Having gone through six years of drought conditions, Northern California has experienced some relief as a result of a number of storms but Southern California has not.
Southern California has had the lowest rainfall on record with this month seeing only about 60 percent of normal rainfall in this month. Contrarily, some areas in the North have received about double or triple the normal average this month.
This pattern is familiar from last year, with the expectations then that El Nino would drench the South in rain but veered to the North instead, covering the mountain to the North with snow and missing the South completely.
According to a hydrologist from the National Weather Service, Reginal Kennedy, the only hope is that winter will see more rain in the south. Whether that will happen is impossible to say as indicators have been difficult to interpret.
Precipitation that falls in Northern California has an essential role to play when it comes to drought relief because the major reservoirs and dams for the state are situated there. The water flows from there to most of the rest of the state. Whilst it is important for there to be rain in the south, it will not feed the water supply for the whole state.
Since the 1st of October, communities from the border of Oregon to the Bay Area have received a record amount of rain. Gasquet, for example, has received over 18 inches of rain just this month alone.
Because of this rainfall, The Northwest of California has been reclassified as normal in terms of drought conditions. It is this first time since 2013 that this has happened. Despite this change, it has been noted that there is still a great need for precipitation to continue in order to help the area reverse the effects of the drought.
According to a spokesman for the Department of Water Resources, El Nino did exactly the opposite of what it was thought it would do.
Again, according to a spokesman for the Department of Water Resources, it was a good start for the north but, as you move south, you start to see that some reservoirs are as low as 7 percent.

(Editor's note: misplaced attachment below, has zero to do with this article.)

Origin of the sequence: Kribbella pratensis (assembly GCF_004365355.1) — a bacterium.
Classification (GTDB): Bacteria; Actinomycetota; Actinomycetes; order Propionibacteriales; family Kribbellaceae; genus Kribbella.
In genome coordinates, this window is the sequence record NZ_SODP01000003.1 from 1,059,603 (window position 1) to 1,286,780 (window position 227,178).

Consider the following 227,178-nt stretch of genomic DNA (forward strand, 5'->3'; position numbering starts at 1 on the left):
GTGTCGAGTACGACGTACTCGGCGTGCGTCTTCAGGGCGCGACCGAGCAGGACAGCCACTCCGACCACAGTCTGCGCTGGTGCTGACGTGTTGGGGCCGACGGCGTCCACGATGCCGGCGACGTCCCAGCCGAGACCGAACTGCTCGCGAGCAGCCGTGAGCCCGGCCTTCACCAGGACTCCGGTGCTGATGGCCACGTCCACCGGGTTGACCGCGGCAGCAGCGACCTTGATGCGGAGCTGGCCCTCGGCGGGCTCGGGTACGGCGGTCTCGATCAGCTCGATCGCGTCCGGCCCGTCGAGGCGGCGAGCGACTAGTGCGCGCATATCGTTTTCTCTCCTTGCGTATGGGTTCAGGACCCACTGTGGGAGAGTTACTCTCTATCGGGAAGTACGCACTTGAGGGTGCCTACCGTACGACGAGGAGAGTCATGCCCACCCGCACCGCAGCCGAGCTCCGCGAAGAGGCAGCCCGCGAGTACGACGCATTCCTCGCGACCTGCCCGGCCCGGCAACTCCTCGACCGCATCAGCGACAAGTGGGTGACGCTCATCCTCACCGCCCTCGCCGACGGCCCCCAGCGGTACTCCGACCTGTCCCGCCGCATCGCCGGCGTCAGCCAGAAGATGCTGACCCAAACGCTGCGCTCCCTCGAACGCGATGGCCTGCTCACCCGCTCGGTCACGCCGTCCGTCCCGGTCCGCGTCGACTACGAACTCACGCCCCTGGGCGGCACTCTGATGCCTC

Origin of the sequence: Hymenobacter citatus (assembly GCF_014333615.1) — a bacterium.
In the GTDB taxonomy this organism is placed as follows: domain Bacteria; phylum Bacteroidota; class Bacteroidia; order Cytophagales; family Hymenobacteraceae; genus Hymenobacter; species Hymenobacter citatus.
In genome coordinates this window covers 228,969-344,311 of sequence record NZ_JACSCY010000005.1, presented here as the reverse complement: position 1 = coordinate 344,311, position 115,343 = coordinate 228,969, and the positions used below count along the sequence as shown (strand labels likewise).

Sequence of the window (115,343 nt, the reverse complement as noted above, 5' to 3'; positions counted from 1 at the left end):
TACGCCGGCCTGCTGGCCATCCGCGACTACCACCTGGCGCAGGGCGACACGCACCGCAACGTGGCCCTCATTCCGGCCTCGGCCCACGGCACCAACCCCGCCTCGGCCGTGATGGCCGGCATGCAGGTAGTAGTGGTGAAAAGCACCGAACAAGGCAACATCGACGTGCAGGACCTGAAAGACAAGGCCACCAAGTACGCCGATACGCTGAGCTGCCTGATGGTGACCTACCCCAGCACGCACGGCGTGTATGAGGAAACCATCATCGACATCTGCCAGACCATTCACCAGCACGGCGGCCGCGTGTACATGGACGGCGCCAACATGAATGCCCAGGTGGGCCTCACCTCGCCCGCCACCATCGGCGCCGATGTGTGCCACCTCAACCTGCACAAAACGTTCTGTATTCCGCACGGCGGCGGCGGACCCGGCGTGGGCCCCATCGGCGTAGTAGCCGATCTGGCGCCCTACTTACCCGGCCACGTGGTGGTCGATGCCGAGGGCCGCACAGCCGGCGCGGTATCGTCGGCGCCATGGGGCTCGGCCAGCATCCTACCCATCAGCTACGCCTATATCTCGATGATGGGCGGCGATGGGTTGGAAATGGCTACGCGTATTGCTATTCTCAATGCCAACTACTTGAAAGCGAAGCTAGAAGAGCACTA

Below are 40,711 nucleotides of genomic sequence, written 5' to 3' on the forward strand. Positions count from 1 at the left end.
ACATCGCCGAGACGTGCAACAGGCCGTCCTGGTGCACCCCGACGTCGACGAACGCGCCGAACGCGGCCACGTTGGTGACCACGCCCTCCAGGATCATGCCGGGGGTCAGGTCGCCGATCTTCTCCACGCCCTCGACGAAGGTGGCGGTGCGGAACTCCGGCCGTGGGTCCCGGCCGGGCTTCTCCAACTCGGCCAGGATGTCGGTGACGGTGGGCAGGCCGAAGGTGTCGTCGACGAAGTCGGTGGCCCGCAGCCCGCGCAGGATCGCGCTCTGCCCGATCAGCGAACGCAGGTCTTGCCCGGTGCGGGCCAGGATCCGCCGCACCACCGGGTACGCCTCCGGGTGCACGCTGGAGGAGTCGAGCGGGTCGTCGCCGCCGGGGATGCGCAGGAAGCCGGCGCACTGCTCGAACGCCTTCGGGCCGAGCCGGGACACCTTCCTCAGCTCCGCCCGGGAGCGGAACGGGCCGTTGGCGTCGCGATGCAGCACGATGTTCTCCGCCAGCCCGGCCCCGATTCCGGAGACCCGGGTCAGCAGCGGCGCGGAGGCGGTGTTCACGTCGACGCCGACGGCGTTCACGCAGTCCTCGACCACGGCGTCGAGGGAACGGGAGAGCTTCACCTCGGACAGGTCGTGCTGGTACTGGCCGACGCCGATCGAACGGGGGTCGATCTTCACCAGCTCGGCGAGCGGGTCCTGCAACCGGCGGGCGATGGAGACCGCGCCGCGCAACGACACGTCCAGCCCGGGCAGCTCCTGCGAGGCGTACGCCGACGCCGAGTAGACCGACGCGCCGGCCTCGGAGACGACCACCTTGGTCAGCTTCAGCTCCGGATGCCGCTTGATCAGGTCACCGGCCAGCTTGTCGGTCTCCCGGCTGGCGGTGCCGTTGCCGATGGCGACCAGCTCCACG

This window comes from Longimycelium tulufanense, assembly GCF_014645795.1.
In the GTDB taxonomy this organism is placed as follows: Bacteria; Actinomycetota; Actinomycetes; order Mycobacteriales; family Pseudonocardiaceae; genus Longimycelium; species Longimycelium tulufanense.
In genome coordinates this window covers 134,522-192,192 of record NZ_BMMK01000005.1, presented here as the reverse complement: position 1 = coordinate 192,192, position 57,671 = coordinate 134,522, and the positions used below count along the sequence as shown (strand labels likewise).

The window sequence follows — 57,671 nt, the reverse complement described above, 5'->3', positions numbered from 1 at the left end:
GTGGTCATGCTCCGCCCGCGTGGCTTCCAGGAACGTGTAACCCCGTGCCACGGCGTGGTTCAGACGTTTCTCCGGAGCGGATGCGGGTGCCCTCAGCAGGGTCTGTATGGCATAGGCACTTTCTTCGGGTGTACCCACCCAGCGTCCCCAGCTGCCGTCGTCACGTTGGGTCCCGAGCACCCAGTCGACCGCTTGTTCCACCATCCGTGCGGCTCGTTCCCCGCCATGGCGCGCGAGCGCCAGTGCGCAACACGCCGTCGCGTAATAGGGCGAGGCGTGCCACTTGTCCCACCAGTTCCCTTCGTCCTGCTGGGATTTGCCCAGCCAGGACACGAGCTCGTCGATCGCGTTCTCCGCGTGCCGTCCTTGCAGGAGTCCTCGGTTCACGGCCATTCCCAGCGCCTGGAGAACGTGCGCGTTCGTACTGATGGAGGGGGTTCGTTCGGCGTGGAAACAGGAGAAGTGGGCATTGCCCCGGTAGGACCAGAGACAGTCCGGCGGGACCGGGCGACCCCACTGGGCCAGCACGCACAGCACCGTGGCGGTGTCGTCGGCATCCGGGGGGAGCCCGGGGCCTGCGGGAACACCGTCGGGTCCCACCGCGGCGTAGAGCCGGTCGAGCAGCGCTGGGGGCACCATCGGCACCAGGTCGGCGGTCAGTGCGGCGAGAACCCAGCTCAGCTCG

More rainfall would definitely be useful. In the past couple of years, the residents of the state have done their part by removing lawns, using appliances that are water-efficient, etc. That said, with the water restrictions easing recently, people have been getting more careless with water.
Across the state, urban dwellers have only reduced consumption by 17.7% this August when compared August 2013. In the same month in 2015, this was increased to 27 percent.
The north can expect more rain in higher concentrations in early November.
Government departments who need to draw on the precipitation for this year for water requirements might even be looking at 60 percent of what they require and so a lot more than what it was projected that they would get.
It’s important not to get over-confident because of this – long-term we are looking at a tough time when it comes to rainfall. Take El Nino in the last year, for example – we thought that the South would get the rain but it didn’t.
Because of the good rainfall recently, the firefighting agencies in the north have begun the process of reducing its numbers.
The same cannot be said for the south because of the combination of heavy winds, low levels of humid and high heat made for high risk fire conditions. The Santa Ana winds are often the driving force behind sweeping wildfires.
South California can expect a good amount of rain this week but it won’t do much to relieve the drought.
Predictions of up to an inch are expected in the mountains of Los Angeles County but the overall prospect for the county is uncertain. It is believed that there may be some heavy storms.
Should the heavy rains expected materialize, flash-floods could be a problem and that is something the Department of Weather is most concerned about when it comes to the upcoming system.